PROJECT

GILLETTE

SCRIM

September 2017

GILLETTE SCRIM PAINTED BY OUR PAINTING STUDIO

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This summer, the Artists For Humanity EpiCenter was taken over by two large-scale recycled advertisement banners—measuring 122” x 6” and 115” x 6”—for Gillette’s South Boston headquarters. In AFH style, participants used an upcycled series of scrims—carefully stitched together to appear seamless—and painted it with yellow, orange, blue, purple, and green geometric paint bands inspired by fall foliage and Channel Center Park.

 

Reflecting on the project, Painting participant Mamadou “Belle” Balde explained, “Having my work displayed publicly in Boston is a dream come true for me! Some things that I learned during this project are that being patient and working as a group is really important in life.”

AFH painting mentor Gary Chen, who supervised the project along with artist Nate Swain, reflected on the experience saying, “I enjoyed witnessing the project’s stages: transitioning from a planned sketch, to implementing chalk lines, to finally applying paint to the surface, and then installing the piece. I am proud that this piece is displayed on Gillette’s property because it will get attention from a lot of different people, and it helps beautify the space along A Street.”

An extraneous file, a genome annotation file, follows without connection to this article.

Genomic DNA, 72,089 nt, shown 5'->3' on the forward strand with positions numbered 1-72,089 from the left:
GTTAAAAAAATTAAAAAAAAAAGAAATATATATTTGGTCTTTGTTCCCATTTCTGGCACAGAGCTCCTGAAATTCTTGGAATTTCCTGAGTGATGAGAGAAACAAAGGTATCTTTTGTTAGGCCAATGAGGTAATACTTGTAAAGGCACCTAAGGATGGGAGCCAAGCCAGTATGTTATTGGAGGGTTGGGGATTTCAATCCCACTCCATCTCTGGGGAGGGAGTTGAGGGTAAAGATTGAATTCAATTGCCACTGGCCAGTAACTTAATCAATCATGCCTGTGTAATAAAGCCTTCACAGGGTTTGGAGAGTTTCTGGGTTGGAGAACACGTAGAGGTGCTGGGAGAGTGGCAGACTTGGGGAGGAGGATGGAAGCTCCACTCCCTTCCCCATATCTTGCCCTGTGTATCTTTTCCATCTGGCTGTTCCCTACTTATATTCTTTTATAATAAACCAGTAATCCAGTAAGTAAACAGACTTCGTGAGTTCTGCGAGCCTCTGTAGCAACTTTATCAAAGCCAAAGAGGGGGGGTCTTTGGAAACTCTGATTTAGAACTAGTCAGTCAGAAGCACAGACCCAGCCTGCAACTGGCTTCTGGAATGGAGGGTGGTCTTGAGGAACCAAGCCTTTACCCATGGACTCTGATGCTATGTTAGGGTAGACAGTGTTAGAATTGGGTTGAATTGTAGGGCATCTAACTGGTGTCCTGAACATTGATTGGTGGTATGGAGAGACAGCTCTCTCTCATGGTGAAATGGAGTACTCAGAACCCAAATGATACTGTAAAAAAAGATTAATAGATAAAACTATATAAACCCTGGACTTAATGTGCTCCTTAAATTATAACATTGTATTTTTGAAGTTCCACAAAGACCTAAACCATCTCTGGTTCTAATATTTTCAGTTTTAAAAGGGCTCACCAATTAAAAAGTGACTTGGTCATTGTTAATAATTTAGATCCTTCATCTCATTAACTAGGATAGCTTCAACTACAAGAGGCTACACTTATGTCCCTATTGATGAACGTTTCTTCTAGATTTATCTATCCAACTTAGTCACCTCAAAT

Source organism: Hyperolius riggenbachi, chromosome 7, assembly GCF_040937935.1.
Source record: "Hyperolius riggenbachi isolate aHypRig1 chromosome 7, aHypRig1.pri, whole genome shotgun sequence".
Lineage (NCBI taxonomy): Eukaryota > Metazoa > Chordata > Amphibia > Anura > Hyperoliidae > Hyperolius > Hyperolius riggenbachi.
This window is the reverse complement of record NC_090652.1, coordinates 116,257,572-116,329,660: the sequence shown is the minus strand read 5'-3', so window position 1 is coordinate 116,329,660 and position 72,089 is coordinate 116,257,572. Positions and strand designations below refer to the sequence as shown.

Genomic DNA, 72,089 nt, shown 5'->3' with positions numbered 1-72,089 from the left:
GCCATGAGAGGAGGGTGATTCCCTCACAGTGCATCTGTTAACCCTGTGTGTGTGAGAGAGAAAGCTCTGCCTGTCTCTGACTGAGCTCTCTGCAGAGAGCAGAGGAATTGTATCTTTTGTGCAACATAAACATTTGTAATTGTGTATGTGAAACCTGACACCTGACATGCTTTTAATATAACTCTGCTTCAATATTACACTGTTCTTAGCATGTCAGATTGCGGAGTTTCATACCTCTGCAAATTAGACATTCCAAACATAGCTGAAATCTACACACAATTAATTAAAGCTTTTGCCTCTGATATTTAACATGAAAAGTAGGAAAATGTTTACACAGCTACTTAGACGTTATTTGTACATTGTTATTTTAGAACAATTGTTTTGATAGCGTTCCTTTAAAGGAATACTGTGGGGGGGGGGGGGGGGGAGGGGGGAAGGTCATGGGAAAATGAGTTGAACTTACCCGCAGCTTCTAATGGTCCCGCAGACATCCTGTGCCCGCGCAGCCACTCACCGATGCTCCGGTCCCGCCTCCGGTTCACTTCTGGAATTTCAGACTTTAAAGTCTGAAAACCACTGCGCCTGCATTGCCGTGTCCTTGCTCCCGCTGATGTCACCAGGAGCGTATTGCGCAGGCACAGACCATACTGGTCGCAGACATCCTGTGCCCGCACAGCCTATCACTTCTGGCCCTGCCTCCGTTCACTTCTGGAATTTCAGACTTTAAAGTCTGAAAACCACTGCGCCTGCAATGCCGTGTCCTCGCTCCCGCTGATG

Painting participant My Vu says, “It feels great having my work displayed publicly in Boston at a company like Gillette. Knowing that I put my best efforts into this project makes me feel good about it. From this experience, I learned that hard work and dedication pays off.”

Most impressive? The teens did not use tape to create the straight lines on the piece. Instead, they painted each shape by hand using highly technical paint brushes and employing a lot of patience during the warm summer months.​

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This program is supported in part by a grant from the Boston Cultural Council, a local agency which is funded by the Mass Cultural Council, and administered by the Mayor’s Office of Arts and Culture.​

Funded in part by Boston Public Schools (BPS) Arts Expansion, a multi-year effort focusing on access, equity and quality arts learning for BPS students. The BPS Arts Expansion Fund, managed by EdVestors, is supported by the Barr Foundation, The Boston Foundation, Katie and Paul Buttenwieser, The Klarman Family Foundation, Linde Family Foundation, and other individuals. BPS Arts Expansion is supported in part by an award from the National Endowment for the Arts.​

Artists For Humanity is supported by the New England Foundation for the Arts through the New England Arts Resilience Fund, part of the United States Regional Arts Resilience Fund, an initiative of the U.S. Regional Arts Organizations and The Andrew W. Mellon Foundation, with major funding from the federal CARES Act from the National Endowment for the Arts.​